That is the sum total of the paper’s discussion of the relationship between supernovae and bipedalism. There is no evidence presented, no attempt is made to evaluate the hypothesis, and the mechanism proposed is sketched out in its absolutely barest outlines. It would need a lot of working-out before anyone could even start to think about designing a test.

The last few lines of the paper raise the possibility that a similar event might happen in the future. Since there is a possibility that nearby supernovae might have affected human evolution in the past, isn’t it reasonable to ask ourselves how we would be affected in the present if this happened again? Yes it is.

How it went supernova

I read this as a ham-handed attempt to introduce some note of contemporary relevancy by scholars who are used to having their topic considered exotic and useless. I mean, how many people, without an explanation, would worry about how the study of ancient supernovae, near or far, affects their daily lives?

Unfortunately, the bipedalism claim, while completely extraneous to the main thrust of the paper, is included in the abstract. This is the first failure. For all you students and early career researchers out there, this is an important lesson. Make sure your abstract sticks to your main point.

For all you science journalists out there, when scanning abstracts, before highlighting them to your millions of readers, please make sure that they actually reflect what is in the paper they purport to summarize. This is the second failure.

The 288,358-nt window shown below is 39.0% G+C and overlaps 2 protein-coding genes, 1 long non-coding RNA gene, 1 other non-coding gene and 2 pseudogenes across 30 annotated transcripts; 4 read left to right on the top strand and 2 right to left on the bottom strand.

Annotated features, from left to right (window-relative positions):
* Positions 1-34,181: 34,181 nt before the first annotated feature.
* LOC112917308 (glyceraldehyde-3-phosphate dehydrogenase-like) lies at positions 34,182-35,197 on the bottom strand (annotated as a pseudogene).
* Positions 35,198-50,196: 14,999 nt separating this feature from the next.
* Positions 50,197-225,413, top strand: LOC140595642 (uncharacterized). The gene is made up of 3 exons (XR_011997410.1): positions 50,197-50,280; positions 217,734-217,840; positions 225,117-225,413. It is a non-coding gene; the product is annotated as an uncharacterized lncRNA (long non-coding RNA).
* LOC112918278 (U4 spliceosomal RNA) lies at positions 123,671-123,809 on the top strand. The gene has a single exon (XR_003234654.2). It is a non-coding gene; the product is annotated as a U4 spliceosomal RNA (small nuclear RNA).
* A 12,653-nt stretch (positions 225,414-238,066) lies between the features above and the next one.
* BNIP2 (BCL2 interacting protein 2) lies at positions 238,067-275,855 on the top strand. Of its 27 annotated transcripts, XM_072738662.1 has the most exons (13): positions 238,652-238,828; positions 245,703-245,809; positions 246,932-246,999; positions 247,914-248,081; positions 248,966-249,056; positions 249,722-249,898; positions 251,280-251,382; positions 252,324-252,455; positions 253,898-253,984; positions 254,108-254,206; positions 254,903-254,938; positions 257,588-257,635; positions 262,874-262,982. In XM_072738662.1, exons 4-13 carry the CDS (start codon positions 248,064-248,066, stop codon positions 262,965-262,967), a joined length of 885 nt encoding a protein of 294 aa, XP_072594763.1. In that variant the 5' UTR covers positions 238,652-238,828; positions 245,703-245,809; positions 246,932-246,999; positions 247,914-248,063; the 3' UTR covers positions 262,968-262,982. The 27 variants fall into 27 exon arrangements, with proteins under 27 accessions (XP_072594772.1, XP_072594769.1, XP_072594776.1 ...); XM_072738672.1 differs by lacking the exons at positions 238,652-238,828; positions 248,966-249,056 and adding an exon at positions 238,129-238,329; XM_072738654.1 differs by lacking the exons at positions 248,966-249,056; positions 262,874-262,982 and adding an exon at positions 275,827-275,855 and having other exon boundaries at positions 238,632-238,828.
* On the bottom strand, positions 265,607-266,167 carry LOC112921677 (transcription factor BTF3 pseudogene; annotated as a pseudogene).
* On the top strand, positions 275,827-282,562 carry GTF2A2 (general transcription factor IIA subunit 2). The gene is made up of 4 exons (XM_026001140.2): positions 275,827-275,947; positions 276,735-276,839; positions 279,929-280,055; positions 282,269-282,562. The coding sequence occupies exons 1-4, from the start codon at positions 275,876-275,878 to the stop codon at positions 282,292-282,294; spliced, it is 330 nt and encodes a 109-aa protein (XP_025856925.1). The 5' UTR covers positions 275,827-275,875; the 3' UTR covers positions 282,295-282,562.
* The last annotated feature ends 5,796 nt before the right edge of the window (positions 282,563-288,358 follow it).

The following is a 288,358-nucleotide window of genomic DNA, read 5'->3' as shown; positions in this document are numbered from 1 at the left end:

In the Guardian, Sample picks up on the completely extraneous and speculative bipedalism claim, and puts it at the centre of his coverage, generating a sensational headline. This is the third failure.

Worse, when contacted by Sample, one of the authors (Melott), instead of sensibly contextualizing and explaining that the bipedalism claim is only an illustrative speculation about why we should be interested in supernovae, actually doubles down with a quasi-lamarckian caricature of the 19th century savannah hypothesis for the origin of human bipedalism: “When the forests are replaced with grasslands, it then becomes an advantage to stand upright, so you can walk from tree to tree, and see over the tall grass for predators”. This is the fourth failure.

The fifth failure in this disaster chain is that Sample apparently didn’t talk to anyone who actually studies the evolution of bipedalism. I know some. They are generally personable and helpful. They would have been happy to comment on the supernova paper. Of course, that might have changed the outcome of the story.